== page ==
|A dying wizard hopes to pass his wisdom on to the eighth son of an eighth son, but when the child comes out female, the future of magic could be in jeopardy. Reprint. *Author: Pratchett, Terry *Series Title: Discworld *Publication Date: 2000/03/01 *Number of Pages: 213 *Binding Type: Paperback *Language: English *Depth: 0.50 *Width: 4.00 *Height: 6.75|
|From the Publisher:
Terry Pratchett's profoundly irreverent novels, consistent number one bestsellers in England, have garnered him a revered position in the halls of parody along with Mark Twain, Kurt Vonnegut, Douglas Adams, and Carl Hiaasen.
In Equal Rites, a dying wizard tries to pass on his powers to an eighth son of an eighth son, who is just at that moment being born. The fact that the son is actually a daughter is discovered just a little too late...
The first two Discworld books satirized the classic quest novel. In the third humorous installment of the series, Terry Pratchett takes on traditional gender roles in fantasy. A dying wizard leaves his magical staff to a newborn baby--a baby who, as the eighth son of an eighth son, is fated to be a wizard. But the baby, Eskarina Smith, turns out to be a daughter instead, with a very unique magical destiny indeed. EQUAL RITES introduces a fan favorite character who appears in many of the later books, the iron-willed, irascible, (but secretly good-hearted) witch Granny Weatherwax.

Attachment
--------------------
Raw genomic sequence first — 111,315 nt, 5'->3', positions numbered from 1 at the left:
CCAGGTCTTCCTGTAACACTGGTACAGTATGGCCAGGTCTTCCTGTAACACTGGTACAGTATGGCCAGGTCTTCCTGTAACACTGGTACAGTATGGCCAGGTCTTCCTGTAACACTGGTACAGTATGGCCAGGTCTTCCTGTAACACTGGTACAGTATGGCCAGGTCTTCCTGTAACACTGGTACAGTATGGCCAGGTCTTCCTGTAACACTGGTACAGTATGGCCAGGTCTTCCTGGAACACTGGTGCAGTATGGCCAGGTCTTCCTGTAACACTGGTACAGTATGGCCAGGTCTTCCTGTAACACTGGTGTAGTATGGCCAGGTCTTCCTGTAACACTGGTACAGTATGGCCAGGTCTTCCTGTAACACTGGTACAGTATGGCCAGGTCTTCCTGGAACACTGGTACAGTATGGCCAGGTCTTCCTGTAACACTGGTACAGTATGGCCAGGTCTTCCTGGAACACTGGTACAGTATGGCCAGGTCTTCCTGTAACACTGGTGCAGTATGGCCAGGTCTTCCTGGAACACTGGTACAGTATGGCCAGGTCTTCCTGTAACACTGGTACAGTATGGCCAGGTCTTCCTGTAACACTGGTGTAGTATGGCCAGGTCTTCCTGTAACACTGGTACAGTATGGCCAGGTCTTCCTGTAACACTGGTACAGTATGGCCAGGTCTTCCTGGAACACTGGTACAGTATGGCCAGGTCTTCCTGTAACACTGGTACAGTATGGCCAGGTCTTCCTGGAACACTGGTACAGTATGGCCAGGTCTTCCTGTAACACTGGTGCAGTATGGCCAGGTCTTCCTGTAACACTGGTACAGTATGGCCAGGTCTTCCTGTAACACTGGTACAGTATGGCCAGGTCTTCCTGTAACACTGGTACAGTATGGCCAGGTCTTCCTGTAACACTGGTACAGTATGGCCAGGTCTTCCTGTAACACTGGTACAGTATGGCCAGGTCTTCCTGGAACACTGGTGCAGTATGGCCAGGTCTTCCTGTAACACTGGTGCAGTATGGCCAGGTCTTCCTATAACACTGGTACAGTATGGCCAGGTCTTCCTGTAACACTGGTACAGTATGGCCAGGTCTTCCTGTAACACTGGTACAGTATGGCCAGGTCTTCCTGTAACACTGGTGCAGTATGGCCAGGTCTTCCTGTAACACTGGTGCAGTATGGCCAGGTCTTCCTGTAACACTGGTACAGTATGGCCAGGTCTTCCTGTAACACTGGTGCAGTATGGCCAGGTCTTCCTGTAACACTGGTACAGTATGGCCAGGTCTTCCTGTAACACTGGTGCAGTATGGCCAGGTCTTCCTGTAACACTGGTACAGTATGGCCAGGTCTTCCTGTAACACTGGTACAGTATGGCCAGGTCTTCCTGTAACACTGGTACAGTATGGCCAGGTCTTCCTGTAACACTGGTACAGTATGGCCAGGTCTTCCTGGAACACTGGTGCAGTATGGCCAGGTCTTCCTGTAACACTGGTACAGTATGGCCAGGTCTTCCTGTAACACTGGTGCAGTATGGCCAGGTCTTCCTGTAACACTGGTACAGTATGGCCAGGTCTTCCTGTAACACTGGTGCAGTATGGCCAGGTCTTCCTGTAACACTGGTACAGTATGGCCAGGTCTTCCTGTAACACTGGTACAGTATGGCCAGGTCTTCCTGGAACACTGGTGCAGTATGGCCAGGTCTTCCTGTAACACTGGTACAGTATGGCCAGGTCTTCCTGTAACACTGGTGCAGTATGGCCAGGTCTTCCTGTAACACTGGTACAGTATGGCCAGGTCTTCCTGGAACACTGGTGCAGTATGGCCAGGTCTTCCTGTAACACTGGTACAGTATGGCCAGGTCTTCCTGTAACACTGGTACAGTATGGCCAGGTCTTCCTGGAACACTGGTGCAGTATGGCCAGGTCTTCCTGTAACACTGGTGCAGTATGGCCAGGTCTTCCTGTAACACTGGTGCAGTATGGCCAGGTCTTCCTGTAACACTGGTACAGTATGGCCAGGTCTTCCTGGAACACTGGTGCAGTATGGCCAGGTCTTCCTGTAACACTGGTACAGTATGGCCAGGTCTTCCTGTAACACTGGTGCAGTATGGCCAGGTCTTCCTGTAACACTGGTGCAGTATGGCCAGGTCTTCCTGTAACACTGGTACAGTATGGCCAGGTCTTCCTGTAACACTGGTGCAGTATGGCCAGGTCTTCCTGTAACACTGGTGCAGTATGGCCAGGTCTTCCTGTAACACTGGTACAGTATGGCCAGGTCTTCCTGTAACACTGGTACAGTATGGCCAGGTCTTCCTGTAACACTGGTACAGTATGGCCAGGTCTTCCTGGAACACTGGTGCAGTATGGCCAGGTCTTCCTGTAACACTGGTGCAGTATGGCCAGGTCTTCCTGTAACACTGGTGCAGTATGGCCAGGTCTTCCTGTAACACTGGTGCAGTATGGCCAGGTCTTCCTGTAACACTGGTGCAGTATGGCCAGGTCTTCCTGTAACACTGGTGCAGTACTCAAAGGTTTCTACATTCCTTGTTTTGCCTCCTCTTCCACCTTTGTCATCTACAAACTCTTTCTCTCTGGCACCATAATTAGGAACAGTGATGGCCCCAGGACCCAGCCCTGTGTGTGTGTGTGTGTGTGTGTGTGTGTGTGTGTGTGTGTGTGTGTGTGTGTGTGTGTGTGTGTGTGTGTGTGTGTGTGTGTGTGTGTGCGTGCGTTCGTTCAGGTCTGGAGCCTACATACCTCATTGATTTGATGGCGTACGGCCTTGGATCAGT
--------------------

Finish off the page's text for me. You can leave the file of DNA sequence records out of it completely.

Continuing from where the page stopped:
Terry Pratchett's published his first story when he was only 13 years old. "The Hades Business" originally appeared in a school magazine and, two years later, it was re-published in Science Fantasy magazine, making him a professional writer at the age of 15. His first novel, THE CARPET PEOPLE, was published in 1971 and followed the adventures of a society of microscopic people living in, well, a carpet. Essentially, a children's novel in the vein of John Peterson's THE LITTLES (who, incidentally, would be giants compared to Pratchett's people) and the like, the novel paved the way for Pratchett's style of "grounded" fantasy. Many of his novels are feature fairly traditional fantasy elements in fairly traditional fantasy settings, but almost all of these settings are microcosms of the "real" world--in the case of the Discworld series, for example, all the action takes place on a flat planet that sits atop the backs of four immense elephants who, in turn, ride on the shell of an enormous turtle travelling through space. The Discworld books, which form the bulk of Pratchett's literary work and are his most well-known titles, initially began as extremely clever, and very funny, parodies of fantasy fiction and have slowly morphed into being much more. His 1989 novel, PYRAMIDS, was awarded the British Science Fiction Award and a collaboration with Neil Gaiman, GOOD OMENS, was nominated for the 1991 World Fantasy Award. A prolific author, Pratchett is a consistent best seller in England, where, according to some estimates, his fiction accounts for a little over 1% of ALL books sold in any given year.